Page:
Kuwait's Al-Shall Economic Consultants warned OPEC states Saturday of "adverse consequences" from oil prices which have hit the highest level since Iraq invaded the emirate in 1990.
"The most serious consequence is a major obstruction for the current world economic growth. It will also open the door for the search of substitute energy sources," the specialists said in a weekly economic report.
Crude oil prices shot up to 36 dollars a barrel in New York Friday before closing at 35.92 dollars, as friction between Iraq and Kuwait drew a warning from the United States.
Light sweet crude was up nearly two dollars from Thursday's close of 34.07. Earlier in the day in London a barrel of North Sea Brent crude added 1.69 dollars to reach 33.98. Al-Shall warned that differences have started to appear between OPEC members with huge crude reserves which push for a reasonable price and those with limited reserves wanting to see prices go even higher.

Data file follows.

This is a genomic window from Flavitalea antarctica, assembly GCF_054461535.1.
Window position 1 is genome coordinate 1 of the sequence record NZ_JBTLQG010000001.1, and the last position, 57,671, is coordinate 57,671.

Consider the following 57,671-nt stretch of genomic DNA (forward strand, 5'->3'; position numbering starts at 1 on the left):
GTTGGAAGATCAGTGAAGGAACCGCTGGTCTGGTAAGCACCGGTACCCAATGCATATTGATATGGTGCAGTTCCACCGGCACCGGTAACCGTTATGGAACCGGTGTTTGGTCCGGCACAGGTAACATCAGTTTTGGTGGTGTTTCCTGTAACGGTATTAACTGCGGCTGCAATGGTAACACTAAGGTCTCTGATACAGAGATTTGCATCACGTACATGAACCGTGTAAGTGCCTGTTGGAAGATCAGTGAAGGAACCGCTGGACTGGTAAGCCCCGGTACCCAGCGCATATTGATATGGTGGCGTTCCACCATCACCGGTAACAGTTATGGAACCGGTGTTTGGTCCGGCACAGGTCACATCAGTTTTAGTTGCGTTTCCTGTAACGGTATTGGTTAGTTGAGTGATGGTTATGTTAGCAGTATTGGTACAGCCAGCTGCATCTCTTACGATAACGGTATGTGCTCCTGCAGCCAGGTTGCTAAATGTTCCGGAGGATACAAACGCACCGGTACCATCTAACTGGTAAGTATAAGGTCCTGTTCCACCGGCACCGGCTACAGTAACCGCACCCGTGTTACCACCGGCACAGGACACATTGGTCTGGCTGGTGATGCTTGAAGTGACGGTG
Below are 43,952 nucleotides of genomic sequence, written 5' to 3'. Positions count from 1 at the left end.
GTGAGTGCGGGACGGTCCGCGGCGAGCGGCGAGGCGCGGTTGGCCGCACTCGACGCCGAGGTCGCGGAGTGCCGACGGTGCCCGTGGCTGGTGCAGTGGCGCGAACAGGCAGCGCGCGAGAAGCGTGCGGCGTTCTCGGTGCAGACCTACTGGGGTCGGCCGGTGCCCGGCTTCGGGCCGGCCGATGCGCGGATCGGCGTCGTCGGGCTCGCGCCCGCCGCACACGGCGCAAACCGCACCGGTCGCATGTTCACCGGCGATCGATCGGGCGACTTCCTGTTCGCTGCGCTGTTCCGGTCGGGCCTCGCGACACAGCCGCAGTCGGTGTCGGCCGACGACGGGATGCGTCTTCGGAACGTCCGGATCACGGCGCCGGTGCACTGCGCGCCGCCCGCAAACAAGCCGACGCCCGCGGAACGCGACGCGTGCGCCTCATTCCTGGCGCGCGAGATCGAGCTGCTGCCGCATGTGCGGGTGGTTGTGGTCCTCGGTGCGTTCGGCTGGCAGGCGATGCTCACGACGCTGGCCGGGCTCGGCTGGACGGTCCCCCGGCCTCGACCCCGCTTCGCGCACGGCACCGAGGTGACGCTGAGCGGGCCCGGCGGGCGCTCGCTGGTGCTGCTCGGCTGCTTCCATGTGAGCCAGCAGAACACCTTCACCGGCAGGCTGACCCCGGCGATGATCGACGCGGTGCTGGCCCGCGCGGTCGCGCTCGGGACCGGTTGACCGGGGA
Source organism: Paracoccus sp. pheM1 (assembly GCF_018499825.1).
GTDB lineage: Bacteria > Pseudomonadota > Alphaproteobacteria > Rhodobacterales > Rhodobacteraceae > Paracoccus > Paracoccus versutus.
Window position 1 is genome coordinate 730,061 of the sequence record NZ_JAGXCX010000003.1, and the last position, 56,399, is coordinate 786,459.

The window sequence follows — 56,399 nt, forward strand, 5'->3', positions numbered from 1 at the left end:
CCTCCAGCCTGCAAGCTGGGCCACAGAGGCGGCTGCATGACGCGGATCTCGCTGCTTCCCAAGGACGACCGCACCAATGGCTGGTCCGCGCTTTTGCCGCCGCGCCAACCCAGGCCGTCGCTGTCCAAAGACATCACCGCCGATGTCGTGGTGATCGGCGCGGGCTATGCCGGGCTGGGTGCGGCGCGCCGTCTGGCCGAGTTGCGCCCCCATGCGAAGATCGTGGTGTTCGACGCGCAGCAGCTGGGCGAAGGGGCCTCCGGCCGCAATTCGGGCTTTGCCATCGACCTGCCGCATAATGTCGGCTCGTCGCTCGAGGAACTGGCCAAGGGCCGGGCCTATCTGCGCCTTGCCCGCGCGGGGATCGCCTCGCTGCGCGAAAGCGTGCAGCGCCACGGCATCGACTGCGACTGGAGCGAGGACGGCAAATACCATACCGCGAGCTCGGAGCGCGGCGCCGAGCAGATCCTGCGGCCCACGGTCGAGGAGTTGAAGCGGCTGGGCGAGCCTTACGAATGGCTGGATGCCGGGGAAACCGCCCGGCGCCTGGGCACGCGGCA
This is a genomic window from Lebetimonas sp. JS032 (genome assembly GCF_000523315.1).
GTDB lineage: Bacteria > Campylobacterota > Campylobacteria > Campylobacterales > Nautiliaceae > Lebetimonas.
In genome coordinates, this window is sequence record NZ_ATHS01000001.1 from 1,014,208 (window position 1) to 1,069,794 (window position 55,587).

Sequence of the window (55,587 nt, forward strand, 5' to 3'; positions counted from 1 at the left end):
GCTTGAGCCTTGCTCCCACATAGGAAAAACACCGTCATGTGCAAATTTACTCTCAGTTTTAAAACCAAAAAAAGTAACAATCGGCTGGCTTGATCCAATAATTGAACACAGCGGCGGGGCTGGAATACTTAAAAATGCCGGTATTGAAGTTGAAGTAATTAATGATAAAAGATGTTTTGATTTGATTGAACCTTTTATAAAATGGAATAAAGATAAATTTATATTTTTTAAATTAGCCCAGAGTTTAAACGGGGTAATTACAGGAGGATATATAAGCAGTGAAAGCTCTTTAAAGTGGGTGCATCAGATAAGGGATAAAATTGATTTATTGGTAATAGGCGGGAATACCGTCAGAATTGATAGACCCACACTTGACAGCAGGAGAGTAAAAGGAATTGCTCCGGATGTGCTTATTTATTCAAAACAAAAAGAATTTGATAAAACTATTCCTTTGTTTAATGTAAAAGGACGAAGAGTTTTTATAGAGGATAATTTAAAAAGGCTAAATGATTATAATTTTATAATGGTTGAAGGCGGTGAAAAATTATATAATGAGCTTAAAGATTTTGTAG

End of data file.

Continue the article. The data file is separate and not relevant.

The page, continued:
It also doubted that huge oil revenues will be used to forge real economic reforms in oil-exporting countries. Al-Shall said another main challenge facing OPEC was the need to work out an effective mechanism to eliminate sharp price swings.
It however praised as "wise" a decision taken by OPEC members on September 10 to hike output by 800,000 barrels per day (bpd), saying it responds to pressures by consuming countries to raise production to help bring prices down. Kuwait's Oil Minister Sheikh Saud Nasser al-Sabah said Friday the output increase was a correct decision and it would achieve balance in the market.—AFP.
©--Agence France Presse.
© 2000 Mena Report (www.menareport.com )